You’re not the first one to wait as long as possible before scheduling that dreaded colonoscopy. Typically, adults who are over 50 years of age are encouraged to be screened for colorectal cancer because that’s when we are at higher risk. However, recent studies have discovered that young adults are being diagnosed with colorectal cancer at a faster rate. And because screenings are not encouraged for years, the cancer goes undetected for a longer period of time resulting in later stages at diagnosis, more difficult treatment, and often death.
The reasons that men and women under the age of 50 are at risk for both colon and rectal cancer is undetermined. Even though doctors are unsure what is causing this rise in diagnosis, the facts cannot be ignored. Almost one-third of rectal cancer has been found in adults that are below the age of 55. Furthermore, those born in 1990 have twice the risk of colon cancer compared to adults born in 1950. Despite this increase in risk, there has not been an increase in screenings. Colorectal cancer is currently the second leading cause of death among men and the third leading cause of death among women. Colorectal cancers are treatable if caught at an early stage and before the cancer has spread to other organs.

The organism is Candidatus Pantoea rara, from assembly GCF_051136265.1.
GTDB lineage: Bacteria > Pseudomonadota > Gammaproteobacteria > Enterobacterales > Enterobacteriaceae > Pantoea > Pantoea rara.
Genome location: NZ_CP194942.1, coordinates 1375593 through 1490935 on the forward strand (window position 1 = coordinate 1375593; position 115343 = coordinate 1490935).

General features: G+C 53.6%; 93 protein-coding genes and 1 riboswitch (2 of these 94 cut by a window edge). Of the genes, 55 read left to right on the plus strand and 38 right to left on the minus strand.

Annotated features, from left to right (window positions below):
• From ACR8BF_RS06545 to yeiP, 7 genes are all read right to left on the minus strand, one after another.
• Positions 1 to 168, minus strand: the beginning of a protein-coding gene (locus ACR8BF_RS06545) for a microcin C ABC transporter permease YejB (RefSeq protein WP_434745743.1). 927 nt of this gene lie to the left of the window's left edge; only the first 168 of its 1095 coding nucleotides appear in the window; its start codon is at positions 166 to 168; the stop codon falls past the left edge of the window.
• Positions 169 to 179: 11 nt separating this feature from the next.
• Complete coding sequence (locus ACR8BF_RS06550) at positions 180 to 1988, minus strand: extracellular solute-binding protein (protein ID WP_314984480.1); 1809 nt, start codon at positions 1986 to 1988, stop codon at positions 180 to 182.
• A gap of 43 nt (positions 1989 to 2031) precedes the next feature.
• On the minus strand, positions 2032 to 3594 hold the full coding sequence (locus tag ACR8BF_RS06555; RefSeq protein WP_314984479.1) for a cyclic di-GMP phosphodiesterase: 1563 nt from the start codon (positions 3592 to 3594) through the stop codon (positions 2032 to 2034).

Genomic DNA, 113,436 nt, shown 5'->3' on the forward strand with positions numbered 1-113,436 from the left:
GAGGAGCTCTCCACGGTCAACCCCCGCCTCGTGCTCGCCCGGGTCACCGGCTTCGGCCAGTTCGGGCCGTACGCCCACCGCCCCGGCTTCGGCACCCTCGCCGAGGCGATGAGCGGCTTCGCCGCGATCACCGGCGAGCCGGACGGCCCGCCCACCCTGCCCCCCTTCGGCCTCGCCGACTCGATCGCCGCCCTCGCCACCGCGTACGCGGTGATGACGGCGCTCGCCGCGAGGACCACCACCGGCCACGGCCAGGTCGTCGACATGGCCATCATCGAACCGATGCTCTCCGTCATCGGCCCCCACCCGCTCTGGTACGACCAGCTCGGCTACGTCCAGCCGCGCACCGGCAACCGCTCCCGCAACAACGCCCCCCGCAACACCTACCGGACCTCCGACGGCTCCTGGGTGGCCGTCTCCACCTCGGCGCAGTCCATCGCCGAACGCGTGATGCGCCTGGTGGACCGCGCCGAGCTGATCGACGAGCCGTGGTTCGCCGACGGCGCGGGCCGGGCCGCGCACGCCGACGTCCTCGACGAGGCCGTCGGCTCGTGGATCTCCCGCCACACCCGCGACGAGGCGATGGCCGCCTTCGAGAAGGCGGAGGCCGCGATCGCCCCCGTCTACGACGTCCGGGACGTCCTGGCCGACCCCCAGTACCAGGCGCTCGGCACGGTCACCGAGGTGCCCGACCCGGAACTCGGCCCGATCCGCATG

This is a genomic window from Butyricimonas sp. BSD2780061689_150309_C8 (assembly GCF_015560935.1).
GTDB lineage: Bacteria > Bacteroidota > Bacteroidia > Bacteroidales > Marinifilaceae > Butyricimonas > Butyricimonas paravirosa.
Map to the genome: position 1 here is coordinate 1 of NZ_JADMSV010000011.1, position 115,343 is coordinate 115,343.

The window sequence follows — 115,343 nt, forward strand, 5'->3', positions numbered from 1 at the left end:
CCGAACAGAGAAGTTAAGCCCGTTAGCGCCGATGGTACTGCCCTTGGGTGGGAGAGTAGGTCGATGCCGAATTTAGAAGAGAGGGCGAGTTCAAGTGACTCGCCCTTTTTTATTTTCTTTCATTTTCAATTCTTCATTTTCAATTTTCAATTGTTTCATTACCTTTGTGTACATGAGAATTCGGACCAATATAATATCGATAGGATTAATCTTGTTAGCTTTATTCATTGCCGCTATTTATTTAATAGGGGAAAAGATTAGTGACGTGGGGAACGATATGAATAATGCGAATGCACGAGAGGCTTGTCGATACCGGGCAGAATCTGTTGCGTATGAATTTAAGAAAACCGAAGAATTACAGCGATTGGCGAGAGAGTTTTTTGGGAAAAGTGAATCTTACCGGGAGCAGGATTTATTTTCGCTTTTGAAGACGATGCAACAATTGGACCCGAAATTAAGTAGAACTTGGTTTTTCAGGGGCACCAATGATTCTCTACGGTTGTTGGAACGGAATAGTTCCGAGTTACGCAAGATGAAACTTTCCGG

Colorectal cancer symptoms include:
- Nausea & Vomiting
- Blood in the Stool
- Unknown Reasons for Dramatic Weight Loss
- Cramping in the Abdomen
- Gas & Bloating
Some of these symptoms may be identified as a nuisance, not an indicator of cancer, which is why regular screenings are important. If you have a family history of colorectal cancer, Crohn’s disease, a sedentary lifestyle, or smoke excessively, you are at a higher risk for colorectal cancer. If, at any point, you experience one or more of these symptoms, contact your doctor.
The Screening Process
Most of the time, colorectal cancer develops from abnormal growths that form along the wall of the large intestine. These growths are known as polyps and are typically noncancerous. During a colorectal screening, these polyps can be detected and removed preventing cancer from forming in the colon. The most common screening test is a colonoscopy. During a colonoscopy your gastroenterologist will check the rectum and entire length of the colon for polyps. If any polyps are located the doctor can remove them during the exam. Make an appointment with one of our doctors at Carolina Digestive and we’ll help put your mind at ease. Don’t take a chance; make an appointment today.BACK